By Elizabeth Quirk
New products, tools, and techniques are constantly introduced in the vehicle wrapping segment. It is important for installers to recognize these advancements. Adapting them to their business model can help to save both time and money.
Heat guns or torches, application gloves, squeegees, and magnets are all helpful when it comes time to install a wrap. Gaining popularity is another tool, tape. Tape technologies are often used in vehicle wrapping to either minimize the use of knife cutting, which may cause damage to the vinyl or the car, or to accent a graphic as a design feature.
Evolution of Tools
Ergonomics, practicality, and eﬃciency are the driving factors of innovation when it comes to vehicle wrap installation tools. Certain techniques were once only found in an experienced installer’s tool box. Now specific products like magnets, squeegees, and heat sources are available for the less experienced and enable higher quality and more profitable installs.
Simple items like magnets and squeegees have become more substrate-specific and user friendly. According to Jason Yard, marketing director, Mactac Distributor Products, there are now magnets with many types of handles and strengths to accommodate varying magnitudes of wrap projects. Squeegees are also user-preference specific with suede, felt, Tefl on, or plastic edges.
Louie Calma, technical services specialist, Arlon Graphics, LLC, says squeegees were once only available in different hardness levels. Today, a number of shapes allow for more ergonomic and detailed installs. Snap-off blades are available in different tip angles. Some are even capable of carrying multiple spares in their housing.
“Many other tools are modified to cater to the ever-evolving graphics industry,” continues Calma, citing heat guns as an example. Once equipped with a simple on-off switch, now these tools feature a digital readout. Heat guns and torches were also once only capable of heating smaller sections of film during application but the emergence of infrared heaters allows for faster and better vehicle wrap installations by evenly heating larger sections.
Ease of Installation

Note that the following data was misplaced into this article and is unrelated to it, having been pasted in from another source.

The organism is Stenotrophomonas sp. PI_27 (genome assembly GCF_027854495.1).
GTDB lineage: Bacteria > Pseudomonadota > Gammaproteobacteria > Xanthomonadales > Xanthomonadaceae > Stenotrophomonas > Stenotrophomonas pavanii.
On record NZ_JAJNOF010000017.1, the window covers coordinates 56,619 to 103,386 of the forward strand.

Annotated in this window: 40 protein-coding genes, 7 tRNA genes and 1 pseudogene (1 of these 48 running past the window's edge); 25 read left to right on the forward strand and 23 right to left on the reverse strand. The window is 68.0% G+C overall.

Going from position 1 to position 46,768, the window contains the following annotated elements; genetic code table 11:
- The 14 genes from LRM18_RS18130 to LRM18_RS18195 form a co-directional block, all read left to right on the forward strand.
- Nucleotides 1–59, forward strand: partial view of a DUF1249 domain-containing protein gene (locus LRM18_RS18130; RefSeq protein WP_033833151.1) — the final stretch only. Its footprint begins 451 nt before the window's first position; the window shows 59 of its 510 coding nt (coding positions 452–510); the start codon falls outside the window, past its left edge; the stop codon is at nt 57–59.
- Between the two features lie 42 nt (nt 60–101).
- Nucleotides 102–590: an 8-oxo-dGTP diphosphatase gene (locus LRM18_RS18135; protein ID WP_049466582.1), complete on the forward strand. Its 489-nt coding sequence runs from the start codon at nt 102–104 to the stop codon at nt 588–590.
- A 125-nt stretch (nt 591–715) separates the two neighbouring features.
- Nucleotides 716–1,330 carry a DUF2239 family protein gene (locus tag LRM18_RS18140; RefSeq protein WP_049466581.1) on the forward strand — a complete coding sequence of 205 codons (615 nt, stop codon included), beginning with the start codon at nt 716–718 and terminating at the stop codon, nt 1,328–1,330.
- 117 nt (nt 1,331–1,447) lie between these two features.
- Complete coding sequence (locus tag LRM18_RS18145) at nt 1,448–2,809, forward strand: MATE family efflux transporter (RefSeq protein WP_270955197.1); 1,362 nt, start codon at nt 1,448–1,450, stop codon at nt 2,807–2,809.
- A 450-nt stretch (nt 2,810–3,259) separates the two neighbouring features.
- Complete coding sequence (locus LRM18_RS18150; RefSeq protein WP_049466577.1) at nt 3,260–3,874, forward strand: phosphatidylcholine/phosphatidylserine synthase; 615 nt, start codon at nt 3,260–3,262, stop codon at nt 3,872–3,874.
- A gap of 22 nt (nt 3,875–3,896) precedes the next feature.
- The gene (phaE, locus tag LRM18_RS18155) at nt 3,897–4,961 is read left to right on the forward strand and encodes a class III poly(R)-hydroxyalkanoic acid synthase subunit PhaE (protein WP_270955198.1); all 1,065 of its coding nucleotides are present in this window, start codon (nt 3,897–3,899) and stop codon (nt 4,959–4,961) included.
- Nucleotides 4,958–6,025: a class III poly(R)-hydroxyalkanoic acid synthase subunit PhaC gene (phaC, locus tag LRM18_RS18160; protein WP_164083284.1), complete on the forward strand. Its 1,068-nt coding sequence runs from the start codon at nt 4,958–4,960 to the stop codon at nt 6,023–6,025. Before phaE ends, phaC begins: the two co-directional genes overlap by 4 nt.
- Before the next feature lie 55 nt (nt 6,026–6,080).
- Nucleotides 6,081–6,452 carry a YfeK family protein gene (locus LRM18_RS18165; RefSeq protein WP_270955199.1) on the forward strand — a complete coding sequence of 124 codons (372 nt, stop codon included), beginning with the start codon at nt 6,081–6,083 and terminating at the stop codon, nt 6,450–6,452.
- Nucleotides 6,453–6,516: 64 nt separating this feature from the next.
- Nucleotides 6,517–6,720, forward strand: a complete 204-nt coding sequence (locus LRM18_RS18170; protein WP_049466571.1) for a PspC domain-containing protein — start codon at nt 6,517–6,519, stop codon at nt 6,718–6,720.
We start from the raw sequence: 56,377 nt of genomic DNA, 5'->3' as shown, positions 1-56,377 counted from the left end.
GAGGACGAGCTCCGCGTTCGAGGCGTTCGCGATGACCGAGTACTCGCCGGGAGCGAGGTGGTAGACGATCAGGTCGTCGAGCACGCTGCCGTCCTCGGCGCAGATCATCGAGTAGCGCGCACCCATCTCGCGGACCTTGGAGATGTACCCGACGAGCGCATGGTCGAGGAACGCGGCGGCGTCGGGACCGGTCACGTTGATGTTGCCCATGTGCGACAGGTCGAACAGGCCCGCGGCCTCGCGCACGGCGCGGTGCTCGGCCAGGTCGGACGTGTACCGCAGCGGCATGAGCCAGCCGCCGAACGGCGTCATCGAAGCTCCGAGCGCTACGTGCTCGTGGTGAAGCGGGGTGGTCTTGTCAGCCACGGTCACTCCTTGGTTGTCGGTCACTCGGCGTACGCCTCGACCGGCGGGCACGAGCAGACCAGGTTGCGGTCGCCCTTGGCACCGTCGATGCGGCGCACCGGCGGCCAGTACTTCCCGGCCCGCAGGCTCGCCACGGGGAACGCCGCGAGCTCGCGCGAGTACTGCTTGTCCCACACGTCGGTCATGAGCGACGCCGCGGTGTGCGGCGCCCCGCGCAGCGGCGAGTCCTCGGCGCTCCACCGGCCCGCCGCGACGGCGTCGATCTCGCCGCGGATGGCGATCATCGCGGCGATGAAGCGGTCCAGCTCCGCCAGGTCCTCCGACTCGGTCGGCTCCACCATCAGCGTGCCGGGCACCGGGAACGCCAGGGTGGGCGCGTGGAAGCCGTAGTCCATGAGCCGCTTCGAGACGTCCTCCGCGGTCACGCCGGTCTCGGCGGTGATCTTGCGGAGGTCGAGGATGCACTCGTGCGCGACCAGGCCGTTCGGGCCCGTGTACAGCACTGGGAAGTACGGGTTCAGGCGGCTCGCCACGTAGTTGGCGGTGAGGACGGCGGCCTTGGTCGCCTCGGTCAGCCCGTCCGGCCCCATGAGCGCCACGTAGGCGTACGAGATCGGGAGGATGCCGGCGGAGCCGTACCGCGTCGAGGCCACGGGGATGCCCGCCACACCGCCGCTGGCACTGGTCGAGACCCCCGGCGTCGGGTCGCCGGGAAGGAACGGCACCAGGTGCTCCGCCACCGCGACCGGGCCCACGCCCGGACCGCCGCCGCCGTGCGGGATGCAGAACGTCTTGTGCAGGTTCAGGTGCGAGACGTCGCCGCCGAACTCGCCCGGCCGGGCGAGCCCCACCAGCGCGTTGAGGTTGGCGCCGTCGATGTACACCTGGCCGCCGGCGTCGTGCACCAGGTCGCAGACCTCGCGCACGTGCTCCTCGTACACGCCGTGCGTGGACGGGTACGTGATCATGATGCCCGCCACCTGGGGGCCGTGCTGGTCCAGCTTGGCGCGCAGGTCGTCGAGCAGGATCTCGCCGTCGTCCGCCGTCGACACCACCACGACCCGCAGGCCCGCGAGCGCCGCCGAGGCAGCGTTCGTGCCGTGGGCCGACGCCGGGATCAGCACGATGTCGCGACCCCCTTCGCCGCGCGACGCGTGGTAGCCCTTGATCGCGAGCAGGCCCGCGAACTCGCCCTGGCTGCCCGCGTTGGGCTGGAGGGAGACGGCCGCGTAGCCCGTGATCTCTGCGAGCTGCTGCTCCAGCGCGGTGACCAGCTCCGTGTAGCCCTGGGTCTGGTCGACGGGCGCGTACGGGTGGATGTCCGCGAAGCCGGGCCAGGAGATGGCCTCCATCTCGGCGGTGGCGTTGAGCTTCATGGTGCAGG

As the market grows more competitive, faster and more eﬃ cient installations are a valuable way to set a shop apart. Realistically, all tools make installation easier. Favorites include tape, application gloves, magnets, and squeegees.
Kimberly Tostrud, product marketer, 3M Commercial Solutions, advocates for 3M Knifeless Tape, stating it provides installers with a way to avoid damage on vehicles and other substrates. “Though many print service providers (PSPs) profess the ability to avoid cutting through vinyl when installing it on a car, sign, boat, or other substrate, using tape offers the peace of mind that no scratches or damage will take place on a customer’s vehicle,” adds Tostrud.
3M Knifeless Tape speeds up challenging vinyl installations such as custom racing and rally stripes. It can also simplify seaming multiple colors and types of vinyl. “Using a tool like tape proves to be much faster than trying to plotter cut and install your vinyl. Th e tape also eliminates the worry of damaging the surface, so you can more eff ectively manage tricky cuts with ease,” explains Tostrud.
“Tape technologies emerged to allow for custom cut designs while not risking cutting over the vehicle’s paint job,” agrees Calma.
Application gloves allow an installer to use finger touch to apply vinyl to the complex contours of vehicles without having to worry about the oily or sweaty fingerprints the installer or some other person interacting with the wrap may have. When stretching a film, the glove can be dampened with water and slides across the media relatively easily.
Magnets act like an extra set of hands for vehicle wrap installers. The great advantage of using a magnet is it doesn’t come undone like tape usually does. Magnets can make positioning the graphic easier.
Molly Waters, senior technical specialist, Avery Dennison Graphics Solutions, notes that the installer can slide the graphic under the magnet without risking pulling the tape free on the other end of the same graphic.
Squeegees remove bubbles in the media without incurring damage. Waters suggests using the Avery Dennison FleXtreme micro-squeegee tucking tool, which features one end that can be used to lift rubber moldings to allow the installer to tuck film underneath. “The other end has a small squeegee with pointed edges that allows the installer to tuck film into tight areas. Another specific car wrap installation tool is the softer Red Squeegee Pro Flex from Avery Dennison, which conforms to contoured surfaces and makes the installation process much easier for the PSP,” says Waters.